How to understand, practice, and benefit from web accessibility
Web accessibility has been a buzzword for quite some time already, but why does it really matter? And even more – is it at all possible to follow those hundreds of pages long guidelines when building digital solutions?
At Wunder, we claim that accessibility is a human right and every single website or app, intranet, or e-commerce solution should be consumable to any user. Yes, it might feel overwhelming at first, but once you understand the reasons, it all, even the huge documents, becomes clear. We have found or way how to understand, practice, and benefit from web accessibility, so let us reveal how we are building a world where digital belongs to everyone.
Why does accessibility matter?
Many people might think that web accessibility is a lot of effort for just 1 % of the population. Or if you don’t have any users with disabilities, you can just ignore it. In reality, accessibility is much more than making the internet work with screen readers or other assistive technology. It’s about giving everyone equal access to the digital services we’re building.
In fact, everyone benefits from accessible web services since they are usually easier to use and understand. Who would not want that? Plus accessibility is actually good for businesses too if aiming to reach as many users as possible.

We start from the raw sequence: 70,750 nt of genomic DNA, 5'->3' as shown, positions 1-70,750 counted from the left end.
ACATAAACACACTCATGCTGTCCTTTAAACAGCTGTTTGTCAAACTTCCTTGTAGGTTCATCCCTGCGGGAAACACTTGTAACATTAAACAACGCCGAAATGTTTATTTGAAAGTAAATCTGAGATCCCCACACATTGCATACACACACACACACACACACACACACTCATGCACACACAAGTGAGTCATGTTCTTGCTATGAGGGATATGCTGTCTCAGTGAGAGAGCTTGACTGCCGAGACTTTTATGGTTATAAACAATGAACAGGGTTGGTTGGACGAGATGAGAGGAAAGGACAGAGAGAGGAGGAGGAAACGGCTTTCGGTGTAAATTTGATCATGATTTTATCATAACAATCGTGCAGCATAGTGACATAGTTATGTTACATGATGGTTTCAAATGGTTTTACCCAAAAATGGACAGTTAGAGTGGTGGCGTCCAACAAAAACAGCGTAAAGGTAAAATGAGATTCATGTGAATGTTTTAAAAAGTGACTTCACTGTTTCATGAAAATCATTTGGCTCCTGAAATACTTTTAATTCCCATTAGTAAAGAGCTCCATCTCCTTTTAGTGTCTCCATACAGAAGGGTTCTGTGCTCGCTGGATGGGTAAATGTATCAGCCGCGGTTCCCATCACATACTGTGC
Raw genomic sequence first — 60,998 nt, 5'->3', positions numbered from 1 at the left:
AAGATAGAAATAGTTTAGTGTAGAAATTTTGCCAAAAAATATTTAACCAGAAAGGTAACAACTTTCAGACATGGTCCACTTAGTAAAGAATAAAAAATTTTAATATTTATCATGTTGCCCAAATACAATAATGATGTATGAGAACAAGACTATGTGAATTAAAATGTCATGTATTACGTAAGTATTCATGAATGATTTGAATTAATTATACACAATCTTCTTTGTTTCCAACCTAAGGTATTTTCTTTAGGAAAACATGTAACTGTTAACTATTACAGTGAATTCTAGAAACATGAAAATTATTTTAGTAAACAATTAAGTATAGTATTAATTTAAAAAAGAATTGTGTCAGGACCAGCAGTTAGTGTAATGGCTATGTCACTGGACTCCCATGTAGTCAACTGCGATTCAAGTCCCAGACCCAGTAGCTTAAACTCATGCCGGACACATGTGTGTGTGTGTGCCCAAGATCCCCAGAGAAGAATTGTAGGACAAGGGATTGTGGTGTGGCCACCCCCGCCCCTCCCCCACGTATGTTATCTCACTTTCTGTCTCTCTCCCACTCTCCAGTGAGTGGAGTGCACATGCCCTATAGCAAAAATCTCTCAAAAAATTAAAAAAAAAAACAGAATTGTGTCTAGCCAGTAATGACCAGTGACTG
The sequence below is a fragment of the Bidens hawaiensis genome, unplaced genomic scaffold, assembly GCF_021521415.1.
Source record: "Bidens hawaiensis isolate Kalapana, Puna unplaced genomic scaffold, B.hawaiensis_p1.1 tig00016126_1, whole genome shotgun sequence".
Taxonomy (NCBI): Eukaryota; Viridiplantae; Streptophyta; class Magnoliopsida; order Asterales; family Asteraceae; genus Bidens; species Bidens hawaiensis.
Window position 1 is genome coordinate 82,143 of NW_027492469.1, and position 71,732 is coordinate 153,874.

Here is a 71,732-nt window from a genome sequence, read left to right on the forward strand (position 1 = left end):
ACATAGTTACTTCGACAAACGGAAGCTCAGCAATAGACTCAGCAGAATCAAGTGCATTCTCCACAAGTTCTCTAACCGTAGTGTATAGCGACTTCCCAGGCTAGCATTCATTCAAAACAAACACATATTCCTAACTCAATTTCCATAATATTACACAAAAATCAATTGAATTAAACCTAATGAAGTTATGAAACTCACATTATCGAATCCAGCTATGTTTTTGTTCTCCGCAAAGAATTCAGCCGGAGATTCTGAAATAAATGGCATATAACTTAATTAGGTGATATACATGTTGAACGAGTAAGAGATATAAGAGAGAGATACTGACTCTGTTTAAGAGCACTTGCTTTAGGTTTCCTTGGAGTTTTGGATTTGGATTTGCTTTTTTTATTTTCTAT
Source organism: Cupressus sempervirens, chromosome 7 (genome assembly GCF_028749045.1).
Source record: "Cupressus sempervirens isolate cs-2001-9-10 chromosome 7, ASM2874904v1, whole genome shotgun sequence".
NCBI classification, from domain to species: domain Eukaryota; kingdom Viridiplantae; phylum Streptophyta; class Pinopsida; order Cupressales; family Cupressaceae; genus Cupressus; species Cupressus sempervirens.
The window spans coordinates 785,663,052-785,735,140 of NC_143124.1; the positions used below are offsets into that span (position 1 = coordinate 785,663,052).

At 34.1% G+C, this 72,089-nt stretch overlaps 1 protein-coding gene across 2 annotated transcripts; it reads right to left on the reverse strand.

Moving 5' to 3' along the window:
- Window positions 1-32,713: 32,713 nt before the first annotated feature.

And if you still want some stats:
- More than a billion people in the world live with a disability. That’s 15% of the whole population. (Source: World report on disability, WHO, 2011opens-in-a-new-tab)
- In Finland, over one million people need accessible services. That’s almost one in every five people. (Source: Kenelle saavutettavuus on tärkeää? AVIopens-in-a-new-tab)
The whole point of accessibility is to make sure everyone has an equal opportunity to participate in society. Accessibility is thus a basic human right. We as creators, owners, and maintainers of web services have a huge opportunity – and responsibility – in this respect.
Creating services for the real world – and preferably together with the people who actually use them – is exactly what we do at Wunder. We strongly believe that no two people are alike, we all have our limitations, or just days when it’s simply too difficult to concentrate on reading complex text. Therefore we do not design for people with specific disabilities, we design for all people.
How to practice web accessibility?
Unfortunately, accessibility and assistive technologies can very easily feel like an unknown world at first. Where to begin? The process of learning about accessibility and how to test it can feel overwhelming at first. Especially overwhelming are the global guidelines at the center of web accessibility: Accessible UIs and its latest release version WCAG 2.1opens-in-a-new-tab.